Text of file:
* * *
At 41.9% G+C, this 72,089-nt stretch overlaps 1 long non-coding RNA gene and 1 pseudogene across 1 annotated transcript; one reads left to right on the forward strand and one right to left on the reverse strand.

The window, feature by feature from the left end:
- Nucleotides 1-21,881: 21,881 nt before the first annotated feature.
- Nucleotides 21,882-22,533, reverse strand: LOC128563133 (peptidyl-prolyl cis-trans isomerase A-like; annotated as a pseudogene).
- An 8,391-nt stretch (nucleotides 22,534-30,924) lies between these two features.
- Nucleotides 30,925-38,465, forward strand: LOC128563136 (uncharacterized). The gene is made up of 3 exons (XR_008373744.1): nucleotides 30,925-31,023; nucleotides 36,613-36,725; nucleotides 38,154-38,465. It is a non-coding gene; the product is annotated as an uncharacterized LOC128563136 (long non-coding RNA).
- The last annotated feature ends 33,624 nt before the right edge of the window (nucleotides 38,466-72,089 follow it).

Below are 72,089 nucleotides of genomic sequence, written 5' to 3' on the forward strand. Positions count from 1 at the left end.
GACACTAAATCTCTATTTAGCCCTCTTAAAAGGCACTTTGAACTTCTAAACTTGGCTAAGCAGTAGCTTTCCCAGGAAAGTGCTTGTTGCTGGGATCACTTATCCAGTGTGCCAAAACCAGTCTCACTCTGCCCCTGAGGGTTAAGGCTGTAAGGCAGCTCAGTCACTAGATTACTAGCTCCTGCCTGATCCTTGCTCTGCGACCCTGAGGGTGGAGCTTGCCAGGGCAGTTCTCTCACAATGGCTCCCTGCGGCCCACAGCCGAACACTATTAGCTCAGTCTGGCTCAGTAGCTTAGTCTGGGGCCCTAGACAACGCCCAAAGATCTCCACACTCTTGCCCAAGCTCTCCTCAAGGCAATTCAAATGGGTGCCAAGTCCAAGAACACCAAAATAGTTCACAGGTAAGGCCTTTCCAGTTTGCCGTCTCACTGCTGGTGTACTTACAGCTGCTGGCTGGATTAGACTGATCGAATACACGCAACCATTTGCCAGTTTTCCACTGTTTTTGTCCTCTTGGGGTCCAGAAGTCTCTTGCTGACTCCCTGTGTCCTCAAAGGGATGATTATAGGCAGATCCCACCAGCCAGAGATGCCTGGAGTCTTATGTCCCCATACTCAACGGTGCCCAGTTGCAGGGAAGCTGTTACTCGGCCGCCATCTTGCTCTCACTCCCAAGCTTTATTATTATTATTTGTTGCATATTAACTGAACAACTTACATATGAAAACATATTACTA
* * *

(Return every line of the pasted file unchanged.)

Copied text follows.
At 41.9% G+C, this 72,089-nt stretch overlaps 1 long non-coding RNA gene and 1 pseudogene across 1 annotated transcript; one reads left to right on the forward strand and one right to left on the reverse strand.

The window, feature by feature from the left end:
- Nucleotides 1-21,881: 21,881 nt before the first annotated feature.
- Nucleotides 21,882-22,533, reverse strand: LOC128563133 (peptidyl-prolyl cis-trans isomerase A-like; annotated as a pseudogene).
- An 8,391-nt stretch (nucleotides 22,534-30,924) lies between these two features.
- Nucleotides 30,925-38,465, forward strand: LOC128563136 (uncharacterized). The gene is made up of 3 exons (XR_008373744.1): nucleotides 30,925-31,023; nucleotides 36,613-36,725; nucleotides 38,154-38,465. It is a non-coding gene; the product is annotated as an uncharacterized LOC128563136 (long non-coding RNA).
- The last annotated feature ends 33,624 nt before the right edge of the window (nucleotides 38,466-72,089 follow it).

Below are 72,089 nucleotides of genomic sequence, written 5' to 3' on the forward strand. Positions count from 1 at the left end.
GACACTAAATCTCTATTTAGCCCTCTTAAAAGGCACTTTGAACTTCTAAACTTGGCTAAGCAGTAGCTTTCCCAGGAAAGTGCTTGTTGCTGGGATCACTTATCCAGTGTGCCAAAACCAGTCTCACTCTGCCCCTGAGGGTTAAGGCTGTAAGGCAGCTCAGTCACTAGATTACTAGCTCCTGCCTGATCCTTGCTCTGCGACCCTGAGGGTGGAGCTTGCCAGGGCAGTTCTCTCACAATGGCTCCCTGCGGCCCACAGCCGAACACTATTAGCTCAGTCTGGCTCAGTAGCTTAGTCTGGGGCCCTAGACAACGCCCAAAGATCTCCACACTCTTGCCCAAGCTCTCCTCAAGGCAATTCAAATGGGTGCCAAGTCCAAGAACACCAAAATAGTTCACAGGTAAGGCCTTTCCAGTTTGCCGTCTCACTGCTGGTGTACTTACAGCTGCTGGCTGGATTAGACTGATCGAATACACGCAACCATTTGCCAGTTTTCCACTGTTTTTGTCCTCTTGGGGTCCAGAAGTCTCTTGCTGACTCCCTGTGTCCTCAAAGGGATGATTATAGGCAGATCCCACCAGCCAGAGATGCCTGGAGTCTTATGTCCCCATACTCAACGGTGCCCAGTTGCAGGGAAGCTGTTACTCGGCCGCCATCTTGCTCTCACTCCCAAGCTTTATTATTATTATTTGTTGCATATTAACTGAACAACTTACATATGAAAACATATTACTA